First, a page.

Wild Seeds and the Phoenix: Octavia Butler, Nnedi Okorafor, and Myths of Africa in Twentieth-Century Western Anthropology. Serena Volpi In 1906 (the same year of the Atlanta Race Riot) Franz Boas, the so-called father of American cultural anthropology, went to Atlanta University and took part in a history class taught by the Pan-Africanist sociologist and activist W.E.B. Du Bois. As recalled by the same Du Bois in Black Folk Then and Now (1939), the talk had an incredible impact on him and his successive work since the focus of Boas’ speech was a revaluation of African history and past as a positive cultural heritage and not as a narrative of backwardness of which to be ashamed: “[Boas] recounted the history of black kingdoms south of the Sahara for a thousand years. I was too astonished to speak. All of this I had never heard and I came then to realize how the silence and neglect of science can let truth utterly disappear or even be unconsciously distorted”. This paper focuses on the representation of African myths and histories in twentieth-century Western anthropology and the kind of influence they may have had on Afrofuturism, focusing on the works by Octavia Butler (1947-2006) and Nnedi Okorafor (1975–), two Science Fiction authors working with materials inspired by African mythologies. In particular, the link between primitivism, magic, and technology will be explored in Butler’s Wild Seed (1980) and Okorafor’s The Book of Phoenix (2015) as a way to encompass the opposition between primitive and modern at the core of both twentieth-century social sciences and modernism in the arts.
Serena Volpi is an independent postdoctoral researcher based in London and a Lecturer in Anthropology at Lorenzo de Medici Institute in Florence, Italy. Her research interests connect cultural anthropology to Afrofuturism, Indigenous Futurisms, and Ursula K. Le Guin. Her work has been published by Cambridge Scholars Publishing, Palgrave MacMillan, and in the Oral History Review.
Chair: Glyn Morgan
Rationality, Metaphysics, SF: Tools the Master Never Owned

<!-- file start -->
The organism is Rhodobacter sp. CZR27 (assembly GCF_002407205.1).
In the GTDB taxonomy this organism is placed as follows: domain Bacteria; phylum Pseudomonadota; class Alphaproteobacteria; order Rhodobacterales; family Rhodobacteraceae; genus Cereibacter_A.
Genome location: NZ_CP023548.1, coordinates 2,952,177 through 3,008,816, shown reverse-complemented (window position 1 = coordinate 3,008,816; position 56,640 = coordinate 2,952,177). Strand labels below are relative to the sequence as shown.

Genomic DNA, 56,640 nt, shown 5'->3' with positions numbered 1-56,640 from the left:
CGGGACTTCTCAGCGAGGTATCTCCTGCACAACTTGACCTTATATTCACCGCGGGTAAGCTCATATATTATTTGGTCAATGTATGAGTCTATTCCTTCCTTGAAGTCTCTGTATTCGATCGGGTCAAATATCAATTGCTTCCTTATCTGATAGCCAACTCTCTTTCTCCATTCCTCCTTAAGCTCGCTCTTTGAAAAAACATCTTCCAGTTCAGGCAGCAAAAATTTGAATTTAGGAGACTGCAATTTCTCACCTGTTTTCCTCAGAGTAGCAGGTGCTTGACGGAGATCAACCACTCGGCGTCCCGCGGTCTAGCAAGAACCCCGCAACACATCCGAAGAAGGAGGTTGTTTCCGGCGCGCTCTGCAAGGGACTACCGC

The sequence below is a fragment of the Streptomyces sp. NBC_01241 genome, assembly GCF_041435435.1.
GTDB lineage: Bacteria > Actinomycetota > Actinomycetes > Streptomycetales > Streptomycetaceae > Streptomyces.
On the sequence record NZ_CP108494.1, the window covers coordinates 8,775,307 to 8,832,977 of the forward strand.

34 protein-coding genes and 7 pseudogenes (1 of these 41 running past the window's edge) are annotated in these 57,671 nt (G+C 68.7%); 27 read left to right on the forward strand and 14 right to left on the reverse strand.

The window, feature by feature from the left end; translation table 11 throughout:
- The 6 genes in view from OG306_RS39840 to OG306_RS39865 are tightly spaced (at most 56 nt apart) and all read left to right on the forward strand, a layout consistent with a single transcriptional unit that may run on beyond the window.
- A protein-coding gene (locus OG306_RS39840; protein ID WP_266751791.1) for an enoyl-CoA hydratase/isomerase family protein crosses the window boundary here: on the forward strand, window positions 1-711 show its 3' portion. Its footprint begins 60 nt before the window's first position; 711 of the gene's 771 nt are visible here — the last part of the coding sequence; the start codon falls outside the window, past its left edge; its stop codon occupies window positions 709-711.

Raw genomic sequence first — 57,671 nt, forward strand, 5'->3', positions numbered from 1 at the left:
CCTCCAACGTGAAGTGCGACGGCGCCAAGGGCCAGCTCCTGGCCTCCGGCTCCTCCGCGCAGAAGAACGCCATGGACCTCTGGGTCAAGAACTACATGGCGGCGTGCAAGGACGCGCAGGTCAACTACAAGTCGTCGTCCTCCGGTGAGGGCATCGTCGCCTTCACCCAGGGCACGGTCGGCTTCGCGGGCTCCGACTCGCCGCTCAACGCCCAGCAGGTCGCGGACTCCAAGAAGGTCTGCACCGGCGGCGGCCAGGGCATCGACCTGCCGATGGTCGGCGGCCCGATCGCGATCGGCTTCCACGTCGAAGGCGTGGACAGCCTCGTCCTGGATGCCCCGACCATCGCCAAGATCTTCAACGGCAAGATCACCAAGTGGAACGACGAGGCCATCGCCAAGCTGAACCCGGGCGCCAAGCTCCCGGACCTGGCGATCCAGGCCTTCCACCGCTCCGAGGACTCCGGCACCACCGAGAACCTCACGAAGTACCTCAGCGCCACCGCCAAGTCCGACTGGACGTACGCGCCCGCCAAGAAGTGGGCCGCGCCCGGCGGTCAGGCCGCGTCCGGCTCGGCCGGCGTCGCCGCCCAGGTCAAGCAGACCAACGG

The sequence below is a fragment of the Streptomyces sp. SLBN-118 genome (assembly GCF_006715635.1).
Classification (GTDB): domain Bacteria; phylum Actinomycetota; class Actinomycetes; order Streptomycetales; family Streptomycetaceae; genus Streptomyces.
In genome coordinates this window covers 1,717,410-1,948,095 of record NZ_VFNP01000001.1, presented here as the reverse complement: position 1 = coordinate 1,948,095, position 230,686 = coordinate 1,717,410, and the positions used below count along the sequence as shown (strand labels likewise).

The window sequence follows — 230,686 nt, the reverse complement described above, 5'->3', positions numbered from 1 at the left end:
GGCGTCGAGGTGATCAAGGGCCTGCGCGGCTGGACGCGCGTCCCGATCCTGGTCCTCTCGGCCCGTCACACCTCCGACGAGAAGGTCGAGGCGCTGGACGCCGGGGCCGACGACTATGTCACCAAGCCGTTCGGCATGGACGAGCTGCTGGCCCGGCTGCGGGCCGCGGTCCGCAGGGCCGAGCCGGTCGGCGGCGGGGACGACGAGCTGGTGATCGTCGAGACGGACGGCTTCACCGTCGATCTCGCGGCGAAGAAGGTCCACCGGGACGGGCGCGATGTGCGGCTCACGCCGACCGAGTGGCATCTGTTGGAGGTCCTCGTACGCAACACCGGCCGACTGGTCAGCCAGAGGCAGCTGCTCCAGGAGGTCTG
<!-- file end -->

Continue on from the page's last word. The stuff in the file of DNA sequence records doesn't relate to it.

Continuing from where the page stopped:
James Burton One of the things that makes SF so compelling and valuable as a cultural phenomenon and mode of cultural and critical creative practice is that it enables the resurfacing of an affinity that Western thought has repeatedly sought to deny or suppress: the affinity between the extreme scepticism associated with modern scientific (/colonial/patriarchal/capitalist/heteronormative, etc.) rationality, and an attitude of wonderment, or radical credulity – an openness to infinite possibility – on which the functioning of that rationality simultaneously depends. Given that this affinity implies that rationality’s undoing is inherent within its own shaky foundations, it is not surprising that the gesture of suppressing the metaphysical (the magical, mythical, supernatural, imaginary, etc.) recurs throughout Western thought (religion, science, philosophy, politics). Generally this gesture is an integral element of larger attempts to found, reinforce, or recuperate a widespread sense of the universal validity of Western values. However, where this gesture appears in the history of SF (e.g. in Hugo Gernsback’s attempts to restrict the genre to a scientistic engagement), or indeed within a particular work, it finds itself beginning to undo or deconstruct this same gesture almost immediately. In this short paper, I will attempt, first, to formulate this underlying tendency within SF as a form of rationalistic autocritique going beyond (and partially repressed by) those critical modes (e.g. Humean, Kantian) celebrated in Western rationalism throughout the history of post-Enlightenment modernity (which is also the history of modern SF); and, second, to elaborate this tendency as one of the fundamental bases for the seemingly limitless resource for cultural critique and radical imagination which figures such as Octavia Butler, Ursula Le Guin, Samuel Delany, and a host of contemporary writers in their wake, have found in the genre. James Burton is a Lecturer in Cultural Studies and Cultural History at Goldsmiths (University of London). He is the author of The Philosophy of Science Fiction: Henri Bergson and the Fabulations of Philip K. Dick, and several articles on Science Fiction, ecology, and posthumanism in the context of critical cultural politics.